As the dismally depicted parents of Lilia ’15, we would like to set the record straight with regards to some factual inaccuracies in her piece, “The Harmful Effects of Parent-noia,” found in the April 16 issue of the UltraViolet. We are her mothers, and we must have the last words. We must have many of them.
First of all, the presentation of us to the world as a single individual was inaccurate. While Ms. A-A (as Lilia is now referred to in our home out of professional courtesy) at times refers to us as “my parents” in her article, she then mentions “my mother,” as if we were simply one unified, quaking mass of blubbering maternal anxiety, when, in truth, there are two of us! Yes, two! Ain’t she lucky?
Second, Lilia’s mother does not have 57 Facebook friends, as was stated in the article. A profound discrepancy here. She has 213, and many of those happen to be unpaid. Are there no fact checkers at the UltraViolet? Ms. A-A also left out that her mother has 7 Instagram followers and that she follows 14. We think that piece of information rather solidly refutes the portrayal of her “mother” as a hapless 20th century dino-egg, rather than the cool and groovy gal she really is.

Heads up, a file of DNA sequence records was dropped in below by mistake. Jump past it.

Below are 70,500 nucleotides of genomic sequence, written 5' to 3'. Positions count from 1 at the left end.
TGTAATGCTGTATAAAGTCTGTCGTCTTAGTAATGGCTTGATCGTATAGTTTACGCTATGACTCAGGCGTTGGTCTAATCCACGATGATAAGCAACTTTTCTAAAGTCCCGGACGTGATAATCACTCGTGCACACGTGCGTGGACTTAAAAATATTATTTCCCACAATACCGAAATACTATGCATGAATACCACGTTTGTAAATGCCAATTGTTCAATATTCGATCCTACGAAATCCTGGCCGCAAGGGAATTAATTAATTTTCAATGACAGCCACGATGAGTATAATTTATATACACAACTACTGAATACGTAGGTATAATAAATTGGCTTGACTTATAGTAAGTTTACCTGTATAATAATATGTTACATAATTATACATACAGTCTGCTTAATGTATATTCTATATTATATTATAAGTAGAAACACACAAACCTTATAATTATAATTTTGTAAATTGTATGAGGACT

As for the remarkably fictional tale of the photograph taken of Lilia by her “mother” upon her maiden voyage in the car (which was, in actuality, not to volleyball practice, but to the mall, where she proceeded to become hopelessly lost in the parking garage and phoned home) anyone who knows that “mother,” knows that, if she were pointing the camera at Lilia (which is highly unlikely since she never has a camera at important life moments), she would most likely be taking a picture of the car, or her foot.
Lastly, we really can’t conceive why Lilia claims to have become so paranoid from a true pearl of wisdom handed down from a now dearly departed Nana: check the rearview mirror every once in a while for weirdos following you home. Really, what could be more simple or practical? This mother sees no harm in looking under the bed for creeps and has done so since she was 5 years old. And guess what? It works, because there’s never one there!
And by the way, she’s really only 5’6 ½.
Laurie Aronoff and Nancy Aspaturian